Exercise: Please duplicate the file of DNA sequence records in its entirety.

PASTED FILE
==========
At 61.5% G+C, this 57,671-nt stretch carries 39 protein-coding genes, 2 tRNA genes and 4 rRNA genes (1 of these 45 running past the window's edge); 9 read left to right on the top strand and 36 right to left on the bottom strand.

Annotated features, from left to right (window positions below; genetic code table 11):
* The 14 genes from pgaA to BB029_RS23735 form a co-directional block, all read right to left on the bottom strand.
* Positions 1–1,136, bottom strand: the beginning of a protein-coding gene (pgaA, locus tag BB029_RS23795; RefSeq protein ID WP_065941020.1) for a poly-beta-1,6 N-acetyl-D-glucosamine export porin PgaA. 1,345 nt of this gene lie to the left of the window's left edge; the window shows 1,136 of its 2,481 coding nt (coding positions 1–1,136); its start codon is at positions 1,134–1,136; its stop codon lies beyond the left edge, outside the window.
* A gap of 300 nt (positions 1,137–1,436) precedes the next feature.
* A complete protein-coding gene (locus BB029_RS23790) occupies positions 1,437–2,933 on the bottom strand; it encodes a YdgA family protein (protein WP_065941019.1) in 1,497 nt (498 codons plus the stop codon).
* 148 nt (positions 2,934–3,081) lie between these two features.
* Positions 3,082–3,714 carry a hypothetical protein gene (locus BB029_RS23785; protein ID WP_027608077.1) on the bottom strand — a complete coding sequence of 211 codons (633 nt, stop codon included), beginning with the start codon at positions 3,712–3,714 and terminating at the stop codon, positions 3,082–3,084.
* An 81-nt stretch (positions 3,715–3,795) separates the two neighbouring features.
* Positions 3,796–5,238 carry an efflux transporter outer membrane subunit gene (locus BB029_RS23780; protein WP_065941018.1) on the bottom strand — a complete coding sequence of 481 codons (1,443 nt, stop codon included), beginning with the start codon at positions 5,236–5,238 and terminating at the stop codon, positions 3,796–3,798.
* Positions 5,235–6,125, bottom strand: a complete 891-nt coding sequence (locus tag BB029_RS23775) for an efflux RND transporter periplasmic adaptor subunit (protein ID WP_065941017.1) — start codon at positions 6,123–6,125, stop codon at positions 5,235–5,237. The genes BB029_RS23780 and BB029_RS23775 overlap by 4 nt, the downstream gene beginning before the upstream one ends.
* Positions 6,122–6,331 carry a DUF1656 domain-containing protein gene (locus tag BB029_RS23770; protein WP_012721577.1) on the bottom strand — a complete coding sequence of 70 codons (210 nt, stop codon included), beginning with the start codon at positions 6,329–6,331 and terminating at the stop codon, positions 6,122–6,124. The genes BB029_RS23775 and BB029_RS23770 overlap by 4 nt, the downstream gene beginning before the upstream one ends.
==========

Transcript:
At 61.5% G+C, this 57,671-nt stretch carries 39 protein-coding genes, 2 tRNA genes and 4 rRNA genes (1 of these 45 running past the window's edge); 9 read left to right on the top strand and 36 right to left on the bottom strand.

Annotated features, from left to right (window positions below; genetic code table 11):
* The 14 genes from pgaA to BB029_RS23735 form a co-directional block, all read right to left on the bottom strand.
* Positions 1–1,136, bottom strand: the beginning of a protein-coding gene (pgaA, locus tag BB029_RS23795; RefSeq protein ID WP_065941020.1) for a poly-beta-1,6 N-acetyl-D-glucosamine export porin PgaA. 1,345 nt of this gene lie to the left of the window's left edge; the window shows 1,136 of its 2,481 coding nt (coding positions 1–1,136); its start codon is at positions 1,134–1,136; its stop codon lies beyond the left edge, outside the window.
* A gap of 300 nt (positions 1,137–1,436) precedes the next feature.
* A complete protein-coding gene (locus BB029_RS23790) occupies positions 1,437–2,933 on the bottom strand; it encodes a YdgA family protein (protein WP_065941019.1) in 1,497 nt (498 codons plus the stop codon).
* 148 nt (positions 2,934–3,081) lie between these two features.
* Positions 3,082–3,714 carry a hypothetical protein gene (locus BB029_RS23785; protein ID WP_027608077.1) on the bottom strand — a complete coding sequence of 211 codons (633 nt, stop codon included), beginning with the start codon at positions 3,712–3,714 and terminating at the stop codon, positions 3,082–3,084.
* An 81-nt stretch (positions 3,715–3,795) separates the two neighbouring features.
* Positions 3,796–5,238 carry an efflux transporter outer membrane subunit gene (locus BB029_RS23780; protein WP_065941018.1) on the bottom strand — a complete coding sequence of 481 codons (1,443 nt, stop codon included), beginning with the start codon at positions 5,236–5,238 and terminating at the stop codon, positions 3,796–3,798.
* Positions 5,235–6,125, bottom strand: a complete 891-nt coding sequence (locus tag BB029_RS23775) for an efflux RND transporter periplasmic adaptor subunit (protein ID WP_065941017.1) — start codon at positions 6,123–6,125, stop codon at positions 5,235–5,237. The genes BB029_RS23780 and BB029_RS23775 overlap by 4 nt, the downstream gene beginning before the upstream one ends.
* Positions 6,122–6,331 carry a DUF1656 domain-containing protein gene (locus tag BB029_RS23770; protein WP_012721577.1) on the bottom strand — a complete coding sequence of 70 codons (210 nt, stop codon included), beginning with the start codon at positions 6,329–6,331 and terminating at the stop codon, positions 6,122–6,124. The genes BB029_RS23775 and BB029_RS23770 overlap by 4 nt, the downstream gene beginning before the upstream one ends.